Puck Junk Podcast: July 16, 2020

1992-93 Bowman Hockey Cards

It’s been a little over a week, but the Puck Junk Podcast is back and at least as good as the last time! In this episode, Sal Barry and Tim Parish talk about the upcoming restart of the NHL season, as well as the NHL Awards nominees. Then they take an in-depth look at the 1992-93 Bowman Hockey card set that is often overlooked because it was relatively underproduced. Plus, those gosh darn gold-foil single prints make it a pain to complete. This episode weighs in at 1 hour 40 minutes of hockey goodness. 

Show Notes, Links and Images:
Game Dated Moments for Week 40 (Upper Deck Blog)
President’s Choice “Journey” cards (President’s Choice Trading Cards)
Every 1992-93 Hockey Card Set Ranked (Puck Junk)
1993-94 Topps Stadium Club All-Star insert cards (Puck Junk)
1992-93 Bowman Hockey checklist (Trading Card DB)
1992-93 Bowman Hockey card images:

#74 – Patrick Roy
FYI, this set uses the same design as 1992 Bowman Baseball.

#74 – Patrick Roy (back)
Click the image to see the “potato sack texture.”

#329 – Vincent Damphousse

#329 – Vincent Damphousse (back)

#11 – Garry Galley.
With special guest Wayne Gretzky

#162 – P-Dork!!!!

#302 – Jaromir Jagr

#32 – Guy Hebert RC
Hands-down the best rookie card in the set.

#356 – Dan Lambert
Rockin’ the rec specs!

Not listed on your checklist: #442 – Eric Lindros

#207 – Wayne Gretzky All-Star (Gold Foil)

#207 – Wayne Gretzky All-Star (Gold Foil) (back)
Even the foil All-Star cards got the “potato sack” treatment.

#241 – Kevin Stevens All-Star (Gold Foil)

#440 – Mario Lemieux Conn Smythe Trophy (Gold Foil)

#440 – Mario Lemieux Conn Smythe Trophy (Gold Foil) (back)

Follow Sal Barry on Twitter @PuckJunk.
Follow Tim Parish on Twitter @TheRealDFG.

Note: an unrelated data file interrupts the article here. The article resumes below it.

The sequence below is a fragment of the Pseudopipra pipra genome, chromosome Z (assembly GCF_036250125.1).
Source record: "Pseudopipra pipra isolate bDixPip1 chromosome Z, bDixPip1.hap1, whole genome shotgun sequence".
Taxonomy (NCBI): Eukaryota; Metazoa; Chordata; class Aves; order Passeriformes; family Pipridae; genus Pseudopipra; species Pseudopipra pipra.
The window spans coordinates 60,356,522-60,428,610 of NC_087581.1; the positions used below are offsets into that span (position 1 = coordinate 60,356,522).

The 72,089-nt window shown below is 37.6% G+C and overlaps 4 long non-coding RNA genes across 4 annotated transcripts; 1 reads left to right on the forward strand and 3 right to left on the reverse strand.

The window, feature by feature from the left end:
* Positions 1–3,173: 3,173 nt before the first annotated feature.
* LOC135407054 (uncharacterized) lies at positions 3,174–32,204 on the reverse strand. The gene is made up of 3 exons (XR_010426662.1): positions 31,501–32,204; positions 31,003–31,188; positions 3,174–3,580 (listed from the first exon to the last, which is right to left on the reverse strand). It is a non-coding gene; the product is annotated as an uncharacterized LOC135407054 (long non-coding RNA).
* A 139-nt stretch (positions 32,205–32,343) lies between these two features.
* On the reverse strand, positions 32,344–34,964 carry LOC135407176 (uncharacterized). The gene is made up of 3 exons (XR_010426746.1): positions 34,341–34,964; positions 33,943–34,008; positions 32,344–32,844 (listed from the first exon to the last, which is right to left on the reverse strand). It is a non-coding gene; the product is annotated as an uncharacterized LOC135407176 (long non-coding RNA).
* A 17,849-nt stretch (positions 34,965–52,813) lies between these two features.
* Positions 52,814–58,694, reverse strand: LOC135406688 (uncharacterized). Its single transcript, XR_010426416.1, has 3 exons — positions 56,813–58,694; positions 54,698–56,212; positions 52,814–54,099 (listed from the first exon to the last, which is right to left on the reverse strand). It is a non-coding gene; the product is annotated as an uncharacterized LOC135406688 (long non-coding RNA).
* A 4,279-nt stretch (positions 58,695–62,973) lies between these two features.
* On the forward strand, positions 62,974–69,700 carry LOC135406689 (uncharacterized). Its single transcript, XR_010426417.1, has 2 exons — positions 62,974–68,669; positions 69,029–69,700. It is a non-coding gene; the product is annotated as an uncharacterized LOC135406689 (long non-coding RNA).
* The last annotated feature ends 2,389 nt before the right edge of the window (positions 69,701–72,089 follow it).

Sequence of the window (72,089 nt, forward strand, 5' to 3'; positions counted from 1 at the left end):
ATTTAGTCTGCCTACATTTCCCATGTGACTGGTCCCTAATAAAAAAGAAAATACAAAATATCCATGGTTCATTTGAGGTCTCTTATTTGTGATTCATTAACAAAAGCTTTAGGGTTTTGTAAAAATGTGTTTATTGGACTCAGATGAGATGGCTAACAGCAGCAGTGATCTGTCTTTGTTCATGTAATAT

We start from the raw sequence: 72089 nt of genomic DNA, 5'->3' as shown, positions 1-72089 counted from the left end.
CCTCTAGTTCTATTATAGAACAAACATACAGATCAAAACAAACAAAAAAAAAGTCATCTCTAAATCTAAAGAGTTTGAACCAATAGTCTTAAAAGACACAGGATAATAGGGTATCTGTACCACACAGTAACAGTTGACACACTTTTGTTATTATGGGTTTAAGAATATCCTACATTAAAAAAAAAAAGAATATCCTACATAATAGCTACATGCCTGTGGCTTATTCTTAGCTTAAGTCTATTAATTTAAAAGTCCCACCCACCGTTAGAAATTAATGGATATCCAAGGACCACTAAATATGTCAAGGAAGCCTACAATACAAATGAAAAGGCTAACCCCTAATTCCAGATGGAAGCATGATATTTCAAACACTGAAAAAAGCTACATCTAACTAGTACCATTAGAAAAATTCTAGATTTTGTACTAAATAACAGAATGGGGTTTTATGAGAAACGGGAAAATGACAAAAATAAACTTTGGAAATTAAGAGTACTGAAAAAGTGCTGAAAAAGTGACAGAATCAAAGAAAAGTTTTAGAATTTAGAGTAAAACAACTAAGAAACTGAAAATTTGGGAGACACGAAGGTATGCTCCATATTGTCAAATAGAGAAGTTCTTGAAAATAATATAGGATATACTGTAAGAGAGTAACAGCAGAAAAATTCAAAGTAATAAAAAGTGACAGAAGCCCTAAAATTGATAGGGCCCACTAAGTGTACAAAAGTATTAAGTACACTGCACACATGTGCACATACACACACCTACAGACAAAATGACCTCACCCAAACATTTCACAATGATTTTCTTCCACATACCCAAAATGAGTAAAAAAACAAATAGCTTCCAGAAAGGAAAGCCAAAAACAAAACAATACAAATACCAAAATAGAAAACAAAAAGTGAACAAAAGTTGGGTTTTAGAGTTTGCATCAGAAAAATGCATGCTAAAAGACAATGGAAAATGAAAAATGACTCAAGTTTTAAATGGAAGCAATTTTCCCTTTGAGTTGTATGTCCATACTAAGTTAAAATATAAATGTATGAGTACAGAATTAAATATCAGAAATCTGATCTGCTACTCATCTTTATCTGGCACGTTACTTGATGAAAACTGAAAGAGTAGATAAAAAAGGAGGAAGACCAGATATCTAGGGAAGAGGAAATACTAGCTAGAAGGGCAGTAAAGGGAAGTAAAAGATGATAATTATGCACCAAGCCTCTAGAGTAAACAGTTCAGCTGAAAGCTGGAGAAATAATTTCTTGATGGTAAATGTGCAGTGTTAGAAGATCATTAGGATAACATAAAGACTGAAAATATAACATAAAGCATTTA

Podcast music by Jim “Not the Goalie” Howard.

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Every 1992-93 Hockey Card Set Ranked

Trading card companies continued to raise the stakes during the 1992-93 season, as the hockey card market continued to boom. Fleer entered the marketplace with its premium “Ultra” set, while Score doubled down, making truly unique sets for the U.S. and Canadian markets. Coincidentally, for the first time in their 25-year partnership, Topps and O-Pee-Chee released hockey sets that were different in design from one another. Meanwhile, Upper Deck continued to thrive, while Pro Set barely limped to the finish line. A lot happened with hockey cards 25 years ago.

However, the biggest news in hockey collectibles at the time was that 19-year old rookie Eric Lindros was going to make his NHL debut. Up until that point, only Score could legally include Lindros in its sets, due to an endorsement deal he signed with Score in 1990. That deal expired once Lindros became an active NHL player. With his debut imminent, but no photo of Lindros in a Flyers uniform readily available, the card companies had to figure out how they were going to include “The Next One” in its hockey card sets.

Here are my rankings of all 13 major hockey card sets released during the 1992-93 season. I count Score Pinnacle “U.S.” and “Canadian” (or “English” and “Bilingual,” if you prefer) as separate sets for reasons I’ll explain later. Also, this list does not include Panini stickers, because most collectors don’t consider those as “cards.” Nor does this list include small sets like McDonald’s, or oddball stuff like Season’s Action Patches.

So, will Upper Deck be number one for three years in a row?

Continue reading “Every 1992-93 Hockey Card Set Ranked”

Every 1991-92 Hockey Card Set Ranked

While a lot of hockey cards were made during the 1990-91 season, the 1991-92 season was like a movie sequel: bigger and bolder, with more of everything.

More cards? Check.

Larger sets? That too.

Extra inserts? You bet! 

The amount of sets made, and cards to collect, nearly doubled, with companies releasing two or three sets each in an attempt to cash in on the boom. Hockey card revenue from the 1991-92 season, generated from the brisk sales, spiked to $15 million and was even a major cause of the 1992 NHL Players’ Strike. 

That’s funny if you think about it, because hockey cards in the 1991-92 season were worth $15 million to the players and owners – money worth fighting over — and yet hockey cards from that year are practically worthless today. 

But that doesn’t mean you shouldn’t open up your collection a little bit to some of these “neo-vintage” (don’t call ’em “junk wax”) sets. Maybe you have room in your collection for one, or a few, of these — assuming you don’t have them already. So here is my ranking of every 1991-92 hockey card set. 

Continue reading “Every 1991-92 Hockey Card Set Ranked”